and begin your remediation. And then everything's
stuck there. You can also turn off any type of East West traffic from there, so they're not allowed to talk to any other hosts, so that cuts off any type of lateral movement, and then while they're in there, you can remediate them. You can patch them. You can take completely, take him off line. If they're virtual machines,
just get rid of him and spin up new ones of their physical assets.
You could completely wipe the drives if that's necessary, but at least while they're in that V land, you can do things that you need to do on those devices.
There are risks involved and watch and learn. And a lot of times certain may not necessarily know all the capabilities of the adversary.
Sometimes they're extremely advanced, and you don't even of course, no. They're in your network. But once you've detected that they are, you might not know how advanced they really are. And if you're just watching what they're doing, they may be moving in areas that you have no visibility in.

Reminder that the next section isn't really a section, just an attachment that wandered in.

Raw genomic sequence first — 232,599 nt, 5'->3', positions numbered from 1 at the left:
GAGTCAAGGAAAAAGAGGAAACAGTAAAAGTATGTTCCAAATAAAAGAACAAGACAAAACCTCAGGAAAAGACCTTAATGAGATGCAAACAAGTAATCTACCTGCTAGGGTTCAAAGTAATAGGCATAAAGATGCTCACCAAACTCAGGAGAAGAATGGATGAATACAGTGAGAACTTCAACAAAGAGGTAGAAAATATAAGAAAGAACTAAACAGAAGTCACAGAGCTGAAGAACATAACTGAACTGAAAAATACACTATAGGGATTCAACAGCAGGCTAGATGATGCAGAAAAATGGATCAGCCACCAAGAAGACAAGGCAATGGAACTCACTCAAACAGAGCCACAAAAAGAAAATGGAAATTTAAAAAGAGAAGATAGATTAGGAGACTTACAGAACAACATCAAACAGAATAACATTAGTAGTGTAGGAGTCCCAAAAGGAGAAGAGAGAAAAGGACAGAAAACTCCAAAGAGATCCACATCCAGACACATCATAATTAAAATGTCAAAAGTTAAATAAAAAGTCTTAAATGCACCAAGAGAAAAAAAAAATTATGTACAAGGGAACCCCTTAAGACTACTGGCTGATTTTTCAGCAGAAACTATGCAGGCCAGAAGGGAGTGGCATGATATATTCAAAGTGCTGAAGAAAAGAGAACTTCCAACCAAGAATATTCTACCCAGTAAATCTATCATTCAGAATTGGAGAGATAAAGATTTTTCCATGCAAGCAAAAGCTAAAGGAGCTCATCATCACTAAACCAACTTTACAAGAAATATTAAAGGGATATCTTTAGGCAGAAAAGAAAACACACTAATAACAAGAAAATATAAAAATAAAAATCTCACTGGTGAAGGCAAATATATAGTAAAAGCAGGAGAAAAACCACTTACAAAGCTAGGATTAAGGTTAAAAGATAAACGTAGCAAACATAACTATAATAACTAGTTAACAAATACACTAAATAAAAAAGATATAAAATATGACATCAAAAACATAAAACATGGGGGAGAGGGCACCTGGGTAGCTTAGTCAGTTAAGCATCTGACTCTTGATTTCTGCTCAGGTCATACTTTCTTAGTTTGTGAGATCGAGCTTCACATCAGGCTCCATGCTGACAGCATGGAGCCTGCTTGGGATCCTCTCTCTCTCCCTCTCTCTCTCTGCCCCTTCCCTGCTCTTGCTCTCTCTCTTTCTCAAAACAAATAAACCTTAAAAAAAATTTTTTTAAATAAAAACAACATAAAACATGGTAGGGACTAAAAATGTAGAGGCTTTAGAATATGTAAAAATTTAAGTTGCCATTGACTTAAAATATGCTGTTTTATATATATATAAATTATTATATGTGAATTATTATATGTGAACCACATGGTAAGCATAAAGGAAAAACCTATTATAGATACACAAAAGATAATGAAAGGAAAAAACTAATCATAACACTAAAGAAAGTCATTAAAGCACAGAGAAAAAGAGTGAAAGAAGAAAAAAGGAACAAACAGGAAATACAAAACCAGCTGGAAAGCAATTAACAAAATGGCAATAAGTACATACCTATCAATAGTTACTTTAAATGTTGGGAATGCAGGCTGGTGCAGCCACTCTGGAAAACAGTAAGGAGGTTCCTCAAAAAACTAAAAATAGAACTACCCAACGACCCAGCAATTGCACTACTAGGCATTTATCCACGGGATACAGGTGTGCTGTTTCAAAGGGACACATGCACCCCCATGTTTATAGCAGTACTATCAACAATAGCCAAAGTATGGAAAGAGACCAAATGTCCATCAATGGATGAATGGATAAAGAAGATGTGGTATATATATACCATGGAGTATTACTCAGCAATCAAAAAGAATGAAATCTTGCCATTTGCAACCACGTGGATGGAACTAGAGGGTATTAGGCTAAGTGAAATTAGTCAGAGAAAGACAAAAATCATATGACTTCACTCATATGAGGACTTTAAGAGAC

There's also some legal liability. Potentially, if it's found out that you know there were Attackers on the network, you allow them to stay on the network because that was your strategy and because you allow them on the network, they were able to get in and breach P I I or P h I or P C. I data
or whatever the case may be so be aware of that, and your attack surface may increase in worsen. Make the eradication issues much more challenging by allowing them to be in the network.